Protesters march by the Baltimore City Detention Center the day of the announcement of charges against the police officers involved in Freddie Gray's arrest.
David Goldman / AP

Protesters march by the Baltimore City Detention Center the day of the announcement of charges against the police officers involved in Freddie Gray's arrest.

"It isn't the job of the prosecutor to calm the city," the judge said. "It's the job of the prosecutor to prosecute. That's a statement, not a question."

The judge also said the defense's suggestions that Mosby's marriage to a councilman whose district was damaged during the riots disqualified her from trying the officers was "condescending."

"Do you not think she can think for herself?" the judge asked the defense.

As for the question of whether Mosby and her team became witnesses by investigating the case, Williams said that Maryland state law and the U.S. Constitution support a prosecutor's right and duty to inquire into criminal matters. He said that granting the defense's motion would set a precedent that would essentially prevent elected prosecutors from performing the tasks for which they were elected, and advised the defense to resolve their grievances through cross-examining witnesses during the trial.

After he ruled on the motions, Williams also warned both sides that he would not tolerate the kind of uncivil behavior he said they displayed in some of their motions, reminding them that resorting to "name-calling" is not good lawyerly practice.

Later that afternoon, the two sides argued on whether the officers should be tried as a group or not. The prosecution, led in this hearing by Deputy State's Attorney Janice Bledsoe, asked the judge to have four different trials: one for Officer Caesar Goodson, Officer Edward Nero, and Sergeant Alicia White, and three individual trials for Officer William Porter, Lieutenant Brian Rice, and Officer Garret Miller.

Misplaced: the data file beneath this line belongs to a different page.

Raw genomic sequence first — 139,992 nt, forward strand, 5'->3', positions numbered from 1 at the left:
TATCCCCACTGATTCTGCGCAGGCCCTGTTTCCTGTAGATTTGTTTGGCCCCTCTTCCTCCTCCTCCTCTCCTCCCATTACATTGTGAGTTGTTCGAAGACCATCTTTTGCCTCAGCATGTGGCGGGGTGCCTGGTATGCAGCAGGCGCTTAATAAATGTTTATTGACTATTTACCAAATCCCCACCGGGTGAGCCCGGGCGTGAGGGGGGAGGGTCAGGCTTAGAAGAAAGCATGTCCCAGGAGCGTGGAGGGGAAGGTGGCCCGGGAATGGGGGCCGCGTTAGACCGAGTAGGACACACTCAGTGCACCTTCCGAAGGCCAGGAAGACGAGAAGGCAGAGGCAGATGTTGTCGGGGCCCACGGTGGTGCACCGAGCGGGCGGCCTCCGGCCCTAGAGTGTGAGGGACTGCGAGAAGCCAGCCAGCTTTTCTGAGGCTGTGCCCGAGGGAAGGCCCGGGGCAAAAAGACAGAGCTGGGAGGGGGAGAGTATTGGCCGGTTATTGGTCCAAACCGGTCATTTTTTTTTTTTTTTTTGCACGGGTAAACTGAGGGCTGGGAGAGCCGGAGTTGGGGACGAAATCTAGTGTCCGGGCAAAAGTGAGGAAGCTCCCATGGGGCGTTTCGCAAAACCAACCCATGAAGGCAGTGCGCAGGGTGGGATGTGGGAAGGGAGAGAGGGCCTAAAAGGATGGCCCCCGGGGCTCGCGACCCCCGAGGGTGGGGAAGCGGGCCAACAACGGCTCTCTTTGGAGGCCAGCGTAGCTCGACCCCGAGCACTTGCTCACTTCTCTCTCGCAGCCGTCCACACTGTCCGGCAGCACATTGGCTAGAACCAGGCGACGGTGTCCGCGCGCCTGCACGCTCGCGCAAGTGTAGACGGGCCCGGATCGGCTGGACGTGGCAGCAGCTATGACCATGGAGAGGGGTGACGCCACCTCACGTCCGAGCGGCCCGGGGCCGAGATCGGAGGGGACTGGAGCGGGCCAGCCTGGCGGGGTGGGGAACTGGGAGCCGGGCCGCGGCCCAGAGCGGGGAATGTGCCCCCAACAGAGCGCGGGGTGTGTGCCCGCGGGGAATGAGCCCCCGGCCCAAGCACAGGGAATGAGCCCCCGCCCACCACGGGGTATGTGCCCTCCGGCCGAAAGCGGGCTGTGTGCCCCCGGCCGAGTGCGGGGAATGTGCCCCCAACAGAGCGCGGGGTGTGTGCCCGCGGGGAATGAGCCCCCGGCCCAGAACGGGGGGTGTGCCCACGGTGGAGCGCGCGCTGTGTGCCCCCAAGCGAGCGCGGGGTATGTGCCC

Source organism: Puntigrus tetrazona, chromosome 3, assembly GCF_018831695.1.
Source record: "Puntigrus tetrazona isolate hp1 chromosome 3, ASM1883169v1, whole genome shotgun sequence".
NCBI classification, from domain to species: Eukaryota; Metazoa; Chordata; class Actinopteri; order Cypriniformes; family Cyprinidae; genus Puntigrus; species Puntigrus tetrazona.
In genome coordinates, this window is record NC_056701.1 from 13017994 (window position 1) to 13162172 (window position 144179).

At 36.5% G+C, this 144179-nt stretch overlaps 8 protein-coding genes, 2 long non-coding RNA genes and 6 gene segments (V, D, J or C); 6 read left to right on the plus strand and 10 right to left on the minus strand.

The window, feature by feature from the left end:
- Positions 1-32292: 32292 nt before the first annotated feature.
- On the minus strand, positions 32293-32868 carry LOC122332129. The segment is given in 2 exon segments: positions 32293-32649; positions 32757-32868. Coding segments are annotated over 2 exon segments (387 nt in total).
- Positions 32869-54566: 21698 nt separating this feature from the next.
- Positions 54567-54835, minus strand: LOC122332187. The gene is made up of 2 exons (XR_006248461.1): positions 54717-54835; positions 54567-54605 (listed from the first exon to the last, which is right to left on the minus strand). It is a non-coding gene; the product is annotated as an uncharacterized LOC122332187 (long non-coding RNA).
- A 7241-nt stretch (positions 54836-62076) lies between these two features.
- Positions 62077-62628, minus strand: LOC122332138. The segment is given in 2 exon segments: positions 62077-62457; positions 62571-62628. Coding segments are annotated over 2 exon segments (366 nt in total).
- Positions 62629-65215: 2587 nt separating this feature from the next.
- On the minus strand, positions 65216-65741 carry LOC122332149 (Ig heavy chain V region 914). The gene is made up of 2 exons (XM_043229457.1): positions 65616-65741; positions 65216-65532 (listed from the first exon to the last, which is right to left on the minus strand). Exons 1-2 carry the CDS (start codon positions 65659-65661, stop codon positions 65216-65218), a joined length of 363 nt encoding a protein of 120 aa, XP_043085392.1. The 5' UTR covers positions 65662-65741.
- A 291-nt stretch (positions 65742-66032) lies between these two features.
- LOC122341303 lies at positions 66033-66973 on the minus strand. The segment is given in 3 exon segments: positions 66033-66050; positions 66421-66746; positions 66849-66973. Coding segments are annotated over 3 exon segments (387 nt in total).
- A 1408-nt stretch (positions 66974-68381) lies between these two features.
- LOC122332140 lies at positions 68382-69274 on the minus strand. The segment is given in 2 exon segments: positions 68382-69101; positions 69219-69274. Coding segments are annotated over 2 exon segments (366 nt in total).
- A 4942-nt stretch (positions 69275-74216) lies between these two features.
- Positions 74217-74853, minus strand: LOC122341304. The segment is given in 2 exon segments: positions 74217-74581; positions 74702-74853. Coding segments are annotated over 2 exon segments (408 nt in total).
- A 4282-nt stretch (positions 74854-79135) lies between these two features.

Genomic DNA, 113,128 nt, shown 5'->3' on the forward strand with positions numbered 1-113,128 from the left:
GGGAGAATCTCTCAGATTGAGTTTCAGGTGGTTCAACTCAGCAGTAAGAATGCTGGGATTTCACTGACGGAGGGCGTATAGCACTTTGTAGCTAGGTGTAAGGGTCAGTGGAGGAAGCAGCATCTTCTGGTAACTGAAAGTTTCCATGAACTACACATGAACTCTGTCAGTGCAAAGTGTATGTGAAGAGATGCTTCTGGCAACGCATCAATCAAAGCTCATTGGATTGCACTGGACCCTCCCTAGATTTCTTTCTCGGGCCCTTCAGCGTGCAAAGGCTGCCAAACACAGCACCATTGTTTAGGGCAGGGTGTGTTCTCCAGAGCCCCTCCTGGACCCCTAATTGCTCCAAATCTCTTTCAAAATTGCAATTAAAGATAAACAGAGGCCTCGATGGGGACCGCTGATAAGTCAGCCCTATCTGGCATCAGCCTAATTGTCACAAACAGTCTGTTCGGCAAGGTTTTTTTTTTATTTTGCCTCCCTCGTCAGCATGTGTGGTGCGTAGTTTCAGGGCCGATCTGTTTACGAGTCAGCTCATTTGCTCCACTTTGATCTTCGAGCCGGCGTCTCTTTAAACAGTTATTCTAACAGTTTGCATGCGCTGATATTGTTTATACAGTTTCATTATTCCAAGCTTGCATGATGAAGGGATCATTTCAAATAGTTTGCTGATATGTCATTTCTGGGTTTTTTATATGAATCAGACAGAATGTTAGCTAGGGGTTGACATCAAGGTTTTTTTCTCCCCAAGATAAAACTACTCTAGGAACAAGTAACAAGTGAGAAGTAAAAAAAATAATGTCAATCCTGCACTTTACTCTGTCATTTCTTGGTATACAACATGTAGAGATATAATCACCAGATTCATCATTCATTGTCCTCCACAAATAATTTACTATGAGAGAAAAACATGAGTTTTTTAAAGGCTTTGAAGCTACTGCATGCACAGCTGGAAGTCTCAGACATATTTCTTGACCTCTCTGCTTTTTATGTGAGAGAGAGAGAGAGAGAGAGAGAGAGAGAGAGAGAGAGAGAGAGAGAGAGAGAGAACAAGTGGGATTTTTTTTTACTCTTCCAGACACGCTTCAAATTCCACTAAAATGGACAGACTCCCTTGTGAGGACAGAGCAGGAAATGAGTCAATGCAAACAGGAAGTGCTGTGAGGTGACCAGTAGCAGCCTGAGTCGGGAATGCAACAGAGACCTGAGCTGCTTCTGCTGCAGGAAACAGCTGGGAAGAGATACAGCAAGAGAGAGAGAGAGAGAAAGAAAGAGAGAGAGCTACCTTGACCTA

Top row from left, Baltimore police officers Caesar R. Goodson Jr., Garrett E. Miller and Edward M. Nero, and bottom row from left, William G. Porter, Brian W. Rice and Alicia D. White.
AP

Top row from left, Baltimore police officers Caesar R. Goodson Jr., Garrett E. Miller and Edward M. Nero, and bottom row from left, William G. Porter, Brian W. Rice and Alicia D. White.

Bledsoe argued that Nero, White, and Goodson had all neglected the same duty of care to ensure Gray was not injured, but to different degrees, which she said explained why the state's attorney charged them with reckless endangerment, manslaughter, and second-degree murder. She said the actions of Nero, who arrested Gray; White, who was the supervisor in charge and allegedly knew Gray needed medical attention; and Goodson, who drove the van where Gray suffered his injury, constituted parts of the same arch and should therefore be tried together.

The defense for all six officers pleaded the court to grant them individual trials, arguing that evidence against some of the officers would not be admissible against others, and that trying cases with such different degrees of culpability together could result in a "transfer of guilt" or a "spillover effect."

"It's really two separate cases," said Marc Zayon, an attorney for Nero, arguing that the actions of the officers who arrested Gray and the ones of those who transported him were independent.

In the end, Williams sided with the defense and denied the motion to join the trials, effectively granting each defendant his or her own trial.

"Because of the way the state has charged this case, evidence against officers Goodson and Nero would be prejudicial to Sgt. White," Williams said.

Before the case can proceed, the court has to decide whether the trials of the officers should be held in Baltimore City or moved to another part of the state. The defense and the prosecution will debate the motion to change venue on Thursday of next week.